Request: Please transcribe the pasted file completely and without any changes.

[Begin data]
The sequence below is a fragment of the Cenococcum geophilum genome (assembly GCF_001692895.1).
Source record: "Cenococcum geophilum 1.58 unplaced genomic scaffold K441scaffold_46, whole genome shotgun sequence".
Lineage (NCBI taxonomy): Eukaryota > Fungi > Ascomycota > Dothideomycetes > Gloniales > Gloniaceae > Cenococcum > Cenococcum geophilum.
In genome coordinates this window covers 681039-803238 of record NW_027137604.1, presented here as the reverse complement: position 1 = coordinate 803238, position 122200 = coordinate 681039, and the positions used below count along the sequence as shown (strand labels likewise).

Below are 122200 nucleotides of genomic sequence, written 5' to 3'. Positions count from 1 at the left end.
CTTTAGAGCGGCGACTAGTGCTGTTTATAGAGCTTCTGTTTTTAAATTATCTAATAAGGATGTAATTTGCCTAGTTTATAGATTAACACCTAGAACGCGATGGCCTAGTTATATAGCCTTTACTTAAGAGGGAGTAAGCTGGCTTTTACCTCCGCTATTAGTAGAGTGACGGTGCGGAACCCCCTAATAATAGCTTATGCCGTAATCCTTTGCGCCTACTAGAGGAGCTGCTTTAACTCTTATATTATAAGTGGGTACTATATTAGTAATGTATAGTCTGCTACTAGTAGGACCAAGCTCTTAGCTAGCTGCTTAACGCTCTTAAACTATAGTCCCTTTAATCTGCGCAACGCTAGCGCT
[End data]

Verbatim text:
The sequence below is a fragment of the Cenococcum geophilum genome (assembly GCF_001692895.1).
Source record: "Cenococcum geophilum 1.58 unplaced genomic scaffold K441scaffold_46, whole genome shotgun sequence".
Lineage (NCBI taxonomy): Eukaryota > Fungi > Ascomycota > Dothideomycetes > Gloniales > Gloniaceae > Cenococcum > Cenococcum geophilum.
In genome coordinates this window covers 681039-803238 of record NW_027137604.1, presented here as the reverse complement: position 1 = coordinate 803238, position 122200 = coordinate 681039, and the positions used below count along the sequence as shown (strand labels likewise).

Below are 122200 nucleotides of genomic sequence, written 5' to 3'. Positions count from 1 at the left end.
CTTTAGAGCGGCGACTAGTGCTGTTTATAGAGCTTCTGTTTTTAAATTATCTAATAAGGATGTAATTTGCCTAGTTTATAGATTAACACCTAGAACGCGATGGCCTAGTTATATAGCCTTTACTTAAGAGGGAGTAAGCTGGCTTTTACCTCCGCTATTAGTAGAGTGACGGTGCGGAACCCCCTAATAATAGCTTATGCCGTAATCCTTTGCGCCTACTAGAGGAGCTGCTTTAACTCTTATATTATAAGTGGGTACTATATTAGTAATGTATAGTCTGCTACTAGTAGGACCAAGCTCTTAGCTAGCTGCTTAACGCTCTTAAACTATAGTCCCTTTAATCTGCGCAACGCTAGCGCT